deport	Disables access to the specified disk group.  A disk group
		cannot be deported if any volumes in the disk group are
		currently open.	 When a disk group is deported, the host ID
		stored on all disks in the disk group are cleared (unless a
		new host ID is specified with -h), so the disk group is not
		reimported automatically when the system is rebooted.

		A disk group can be renamed on deport by specifying a new
		disk group name with -n newname.  A lock can be assigned to
		an alternate host by specifying the host ID (see vxdctl(1M))
		of the alternate host.	This allows the disk group to be
		auto-imported when the alternate host reboots.	For example,
		the -n and -h options can be combined to export a disk group
		to be used as the rootdg disk group for a new machine.

		In a cluster environment, when a cluster-shared disk group
		is deported, the cluster ID and shared flag stored on all
		disks in the disk group are cleared, so the disk group is
		not imported automatically when the cluster is next started.

		Trying to deport a shared disk group during a cluster
		reconfiguration fails.

      destroy	Removes a disk group from the system.  Use this option when
		a disk group and the information on the disks is no longer
		needed.	 This frees up space for use by other disk groups.
		A disk group cannot be destroyed if any volumes in the disk
		group are open (for example, they are mounted as files
		systems or in use by an application such as a database).
		vxdg destroy can be used only on imported disk groups.

      flush	Rewrites all disk on-disk structures managed by VERITAS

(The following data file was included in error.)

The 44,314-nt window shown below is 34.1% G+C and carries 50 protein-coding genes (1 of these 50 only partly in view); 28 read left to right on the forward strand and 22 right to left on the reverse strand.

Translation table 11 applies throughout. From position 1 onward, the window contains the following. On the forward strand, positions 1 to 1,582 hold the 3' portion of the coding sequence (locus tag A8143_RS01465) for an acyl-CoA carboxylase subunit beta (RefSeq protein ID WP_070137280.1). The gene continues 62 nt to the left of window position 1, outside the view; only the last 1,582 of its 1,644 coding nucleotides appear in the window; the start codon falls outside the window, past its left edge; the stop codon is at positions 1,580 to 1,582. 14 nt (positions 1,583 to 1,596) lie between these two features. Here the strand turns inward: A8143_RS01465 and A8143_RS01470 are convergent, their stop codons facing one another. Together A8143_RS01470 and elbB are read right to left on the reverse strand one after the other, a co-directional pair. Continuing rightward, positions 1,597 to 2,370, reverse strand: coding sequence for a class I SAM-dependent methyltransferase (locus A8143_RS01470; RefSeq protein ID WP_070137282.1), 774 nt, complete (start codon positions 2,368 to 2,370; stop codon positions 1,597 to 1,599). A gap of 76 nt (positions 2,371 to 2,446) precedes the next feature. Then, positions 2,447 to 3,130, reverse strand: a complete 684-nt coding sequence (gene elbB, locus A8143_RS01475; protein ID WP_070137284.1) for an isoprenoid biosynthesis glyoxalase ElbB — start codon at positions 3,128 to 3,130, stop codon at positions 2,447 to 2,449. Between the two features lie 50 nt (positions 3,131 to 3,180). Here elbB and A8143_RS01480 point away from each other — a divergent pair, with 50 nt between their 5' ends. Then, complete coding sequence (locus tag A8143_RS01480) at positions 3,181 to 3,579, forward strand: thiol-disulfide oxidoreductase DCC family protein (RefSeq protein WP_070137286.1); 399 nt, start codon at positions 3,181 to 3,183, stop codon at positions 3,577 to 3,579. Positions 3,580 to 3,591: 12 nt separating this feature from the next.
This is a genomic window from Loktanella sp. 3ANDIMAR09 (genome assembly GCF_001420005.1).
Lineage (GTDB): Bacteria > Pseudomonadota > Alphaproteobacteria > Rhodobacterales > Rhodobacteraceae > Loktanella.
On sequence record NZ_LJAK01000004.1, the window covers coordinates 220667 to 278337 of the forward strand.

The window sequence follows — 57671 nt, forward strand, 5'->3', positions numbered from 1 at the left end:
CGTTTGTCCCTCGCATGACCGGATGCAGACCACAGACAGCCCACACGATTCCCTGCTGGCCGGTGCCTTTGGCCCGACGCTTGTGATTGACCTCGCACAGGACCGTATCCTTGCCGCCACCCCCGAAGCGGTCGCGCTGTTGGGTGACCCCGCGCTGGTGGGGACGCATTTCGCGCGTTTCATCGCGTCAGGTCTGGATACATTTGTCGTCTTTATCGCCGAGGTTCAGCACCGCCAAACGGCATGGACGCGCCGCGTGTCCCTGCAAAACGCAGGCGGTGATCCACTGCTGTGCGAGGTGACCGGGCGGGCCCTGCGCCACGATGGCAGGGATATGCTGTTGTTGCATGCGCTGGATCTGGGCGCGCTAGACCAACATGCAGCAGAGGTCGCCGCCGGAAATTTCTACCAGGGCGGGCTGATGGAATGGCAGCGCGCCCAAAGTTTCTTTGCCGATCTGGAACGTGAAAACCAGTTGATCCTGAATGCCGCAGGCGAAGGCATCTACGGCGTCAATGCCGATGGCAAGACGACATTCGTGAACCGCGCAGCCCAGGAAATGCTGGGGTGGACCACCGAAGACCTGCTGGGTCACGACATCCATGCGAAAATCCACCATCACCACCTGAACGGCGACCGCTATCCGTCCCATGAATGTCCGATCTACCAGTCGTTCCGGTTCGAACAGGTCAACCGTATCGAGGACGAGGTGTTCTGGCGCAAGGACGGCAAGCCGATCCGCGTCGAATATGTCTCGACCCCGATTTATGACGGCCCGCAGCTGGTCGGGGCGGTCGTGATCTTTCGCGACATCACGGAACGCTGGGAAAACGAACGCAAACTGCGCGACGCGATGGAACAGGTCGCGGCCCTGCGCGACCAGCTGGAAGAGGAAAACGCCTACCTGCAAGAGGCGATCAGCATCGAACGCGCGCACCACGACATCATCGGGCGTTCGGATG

Volume Manager (VxVM) for the named disk groups.  This
		rewrites all disk headers, configuration copies, and kernel
		log copies.  Also, if any configuration copies were disabled
		(for example as a result of I/O failures), this command
		rewrites those configuration copies, and attempts to enable
		them.

      free	Lists free space that can be used for allocating subdisks.
		If a disk group is specified, limit the output to the
		indicated disk group, otherwise list space from all disk
		groups.	 If disks are specified, by disk media name, then
		restrict the output to the indicated disks.  A region of
		free space is identified by disk media name, a physical
		device tag, an offset relative to the beginning of the
		public region for the media, and a length.




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 vxdg(1M)			  VxVM 3.5			    vxdg(1M)
				 1 Jun 2002



		If the -q option is specified, then no header is printed
		describing output fields.  If the -a option is specified,
		then space on spare disks (which is not really allocatable)
		is listed in addition to regular free space; otherwise,
		space on spare disks is not listed.

      import	Imports a disk group to make the specified disk group
		available on the local machine.	 This makes accessible any
		configuration information stored with the disk group,
		including any disk and volume configurations.  The disk
		group to import is indicated by the diskgroup argument,
		which can be either an administrative disk group name or a
		disk group unique ID.

		Typically, a disk group is not imported if some disks in the
		disk group cannot be found by the local host.  The -f option
		can be used to force an import if, for example, one of the
		disks is currently unusable or inaccessible.

		Note: Be careful when using the -f flag because it can
		import the same disk group twice from disjointed sets of
		disks.	This can make the disk group inconsistent.

		When a disk group is imported, all disks in the disk group
		are stamped with the host's host ID.  Typically, a disk
		group cannot be imported if any of its disks are stamped
		with a non-matching host ID.  This provides a sanity check
		in cases where disks can be accessed from more than one
		host.

		If it is certain that a disk is not in use by another host
		(such as because a disk group was not cleanly deported),
		then the -C option can be used to clear the existing host ID
		on all disks in the disk group as part of the import.  A
		host ID can also be cleared using vxdisk clearimport.

		A new name can be given to the disk group on import using -n